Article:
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Uncertainty and Sensitivity Analysis in Archaeological Computational Modeling

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volume deals with the pressing issue of uncertainty in archaeological modeling.
Detecting where and when uncertainty is introduced to the modeling process is
critical, as are strategies for minimizing, reconciling, or accommodating such
uncertainty. Included chapters provide unique perspectives on uncertainty in
archaeological modeling, ranging in both theoretical and methodological
orientation. The strengths and weaknesses of various identification and
mitigation techniques are discussed, in particular sensitivity analysis. The
chapters demonstrate that for archaeological modeling purposes, there is no
quick fix for uncertainty; indeed, each archaeological model requires intensive
consideration of uncertainty and specific applications for calibration and
validation. As very few such techniques have been problematized in a systematic
manner or published in the archaeological literature, this volume aims to
provide guidance and direction to other modelers in the field by distilling
some basic principles for model testing derived from insight gathered in the
case studies presented. Additionally, model applications and their attendant
uncertainties are presented from distinct spatio-temporal contexts and will
appeal to a broad range of archaeological modelers. This volume will also be of
interest to non-modeling archaeologists, as consideration of uncertainty when
interpreting the archaeological record is also a vital concern for the
development of non-formal (or implicit) models of human behavior in the past.


Titel: Uncertainty and Sensitivity Analysis in Archaeological Computational Modeling
Autoren/Herausgeber: Marieka Brouwer Burg, Hans Peeters, William A. Lovis (Hrsg.)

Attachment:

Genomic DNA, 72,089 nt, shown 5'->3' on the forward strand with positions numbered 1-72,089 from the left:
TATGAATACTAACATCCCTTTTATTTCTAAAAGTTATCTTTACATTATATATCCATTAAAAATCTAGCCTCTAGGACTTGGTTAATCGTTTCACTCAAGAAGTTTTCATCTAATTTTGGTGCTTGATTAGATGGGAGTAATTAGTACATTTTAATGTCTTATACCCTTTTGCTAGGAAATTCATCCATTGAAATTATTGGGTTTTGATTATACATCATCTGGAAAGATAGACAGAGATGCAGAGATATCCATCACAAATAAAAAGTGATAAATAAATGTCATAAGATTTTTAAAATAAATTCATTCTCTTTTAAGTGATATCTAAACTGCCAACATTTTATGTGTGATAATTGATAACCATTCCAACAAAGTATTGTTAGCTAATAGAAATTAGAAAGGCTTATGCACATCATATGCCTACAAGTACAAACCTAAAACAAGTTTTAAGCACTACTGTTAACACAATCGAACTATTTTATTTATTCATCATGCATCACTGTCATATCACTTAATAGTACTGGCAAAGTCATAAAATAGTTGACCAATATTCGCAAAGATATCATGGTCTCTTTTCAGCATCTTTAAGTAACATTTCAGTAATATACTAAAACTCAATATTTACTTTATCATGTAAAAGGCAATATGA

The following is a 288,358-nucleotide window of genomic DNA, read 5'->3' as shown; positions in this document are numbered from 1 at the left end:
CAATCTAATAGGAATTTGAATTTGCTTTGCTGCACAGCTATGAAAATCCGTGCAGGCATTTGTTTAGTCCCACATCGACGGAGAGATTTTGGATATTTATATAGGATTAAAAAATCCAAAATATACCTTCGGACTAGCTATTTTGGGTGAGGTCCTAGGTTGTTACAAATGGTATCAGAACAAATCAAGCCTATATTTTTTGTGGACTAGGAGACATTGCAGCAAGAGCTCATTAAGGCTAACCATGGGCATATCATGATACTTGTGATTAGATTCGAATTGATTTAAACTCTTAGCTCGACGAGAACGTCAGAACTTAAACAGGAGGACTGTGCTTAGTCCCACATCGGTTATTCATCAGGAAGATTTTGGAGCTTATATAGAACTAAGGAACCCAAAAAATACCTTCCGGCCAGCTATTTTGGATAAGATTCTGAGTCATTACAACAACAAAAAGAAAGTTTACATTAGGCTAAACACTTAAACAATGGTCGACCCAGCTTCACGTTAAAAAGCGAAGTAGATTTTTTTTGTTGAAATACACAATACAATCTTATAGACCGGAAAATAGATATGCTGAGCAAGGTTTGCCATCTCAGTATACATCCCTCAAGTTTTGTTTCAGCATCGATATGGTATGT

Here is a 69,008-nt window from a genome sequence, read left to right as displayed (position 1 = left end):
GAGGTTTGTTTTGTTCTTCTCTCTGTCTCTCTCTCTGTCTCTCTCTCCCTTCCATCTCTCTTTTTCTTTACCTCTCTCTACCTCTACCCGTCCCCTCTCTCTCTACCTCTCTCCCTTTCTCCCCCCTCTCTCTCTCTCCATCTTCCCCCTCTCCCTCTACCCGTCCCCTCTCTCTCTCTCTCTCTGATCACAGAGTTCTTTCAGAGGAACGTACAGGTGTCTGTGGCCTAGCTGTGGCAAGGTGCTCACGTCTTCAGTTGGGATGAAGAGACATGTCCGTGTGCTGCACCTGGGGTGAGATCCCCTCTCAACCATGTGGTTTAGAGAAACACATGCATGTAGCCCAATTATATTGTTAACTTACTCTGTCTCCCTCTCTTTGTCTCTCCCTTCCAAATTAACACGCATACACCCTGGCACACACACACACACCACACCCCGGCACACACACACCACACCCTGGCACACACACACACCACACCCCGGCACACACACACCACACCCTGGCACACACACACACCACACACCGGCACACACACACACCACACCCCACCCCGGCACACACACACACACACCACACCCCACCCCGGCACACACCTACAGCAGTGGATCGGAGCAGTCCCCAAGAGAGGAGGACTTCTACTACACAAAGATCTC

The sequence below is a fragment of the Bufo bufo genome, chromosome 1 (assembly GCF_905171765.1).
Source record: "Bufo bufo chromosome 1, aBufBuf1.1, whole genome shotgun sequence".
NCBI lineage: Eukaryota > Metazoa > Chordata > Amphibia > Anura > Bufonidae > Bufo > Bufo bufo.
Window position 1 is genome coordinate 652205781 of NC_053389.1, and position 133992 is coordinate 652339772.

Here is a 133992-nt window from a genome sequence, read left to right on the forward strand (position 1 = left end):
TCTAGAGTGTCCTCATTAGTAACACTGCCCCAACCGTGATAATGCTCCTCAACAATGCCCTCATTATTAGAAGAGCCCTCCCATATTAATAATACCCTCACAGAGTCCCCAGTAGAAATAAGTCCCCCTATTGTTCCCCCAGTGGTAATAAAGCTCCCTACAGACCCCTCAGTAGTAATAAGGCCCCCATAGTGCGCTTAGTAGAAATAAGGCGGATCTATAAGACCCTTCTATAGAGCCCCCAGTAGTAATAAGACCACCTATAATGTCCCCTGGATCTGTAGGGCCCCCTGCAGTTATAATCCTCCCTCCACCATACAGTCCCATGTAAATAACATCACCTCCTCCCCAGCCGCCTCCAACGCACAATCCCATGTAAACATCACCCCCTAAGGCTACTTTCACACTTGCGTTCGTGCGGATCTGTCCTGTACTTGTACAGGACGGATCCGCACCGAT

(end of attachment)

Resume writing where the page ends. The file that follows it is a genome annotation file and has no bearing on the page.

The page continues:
Aus der Reihe: Interdisciplinary Contributions to Archaeology
Ausgabe: 1st ed. 2016

ISBN/EAN: 9783319278315

Seitenzahl: 175
Format: 23,5 x 15,5 cm
Produktform: Hardcover/Gebunden
Gewicht: 456 g
Sprache: Englisch

Marieka Brouwer Burg (Ph.D. 2011
Michigan State University) is
Lecturer of Anthropology in the Department of Anthropology at the University of
New Hampshire, New Hampshire, USA. She is interested in the effects of
landscape evolution and climate change on human communities, as well as
reconstructing decision processes and perceptions of landscape in the past. She
uses GIS-based archaeological computational modeling to explore these processes
in both Old and New World contexts. Her current research focuses on investigating
the spatiotemporal dimensions of ancient Maya mobility and socioeconomic
interactions in the central Belize River Valley, Belize.J.H.M. Peeters (Ph.D. 2007 University of Amsterdam) is Associate Professor of Prehistoric Archaeology at the Groningen Institute of Archaeology, University of Groningen.  Research interests include Hunter-Gatherer Archaeology and Ethnography; Landscape Archaeology; Lithic Technology; Computational Modeling; Site Formation Dynamics and Fractal Geometry.  Current research projects include Late Glacial and Holocene Hunter-Gatherer Landscape Use of the North Sea Basin; Mesolithic Lithic Technology; Hunter-Gatherer Pyro-Technology; Dynamics of Intra-Site Spatial Patterning.William A. Lovis (Ph.D. 1973 Michigan
State University) is Professor and Curator of Anthropology in the Department of
Anthropology and MSU Museum at Michigan State University, Michigan, USA. His research
interests include Hunter-Gatherer Archaeology and Ethnography; The Transition
to Horticulture; Applied Theory, Analytic Methods and Research Design; Human-Environment
Interactions and Regional Taphonomy; Paleoenvironmental Change; Public Policy
including Forensic Archaeology, Law Enforcement Training, and Repatriation; Great
Lakes/Midwest and Europe. Current research projects include archaeological site
taphonomy and preservation in the Lake Michigan coastal dunes, Mesolithic
regional settlement and mobility in Yorkshire, northern England, and hemispheric
climate impacts on Great Lakes coastal dune evolution and activation cycling. - Newsletter
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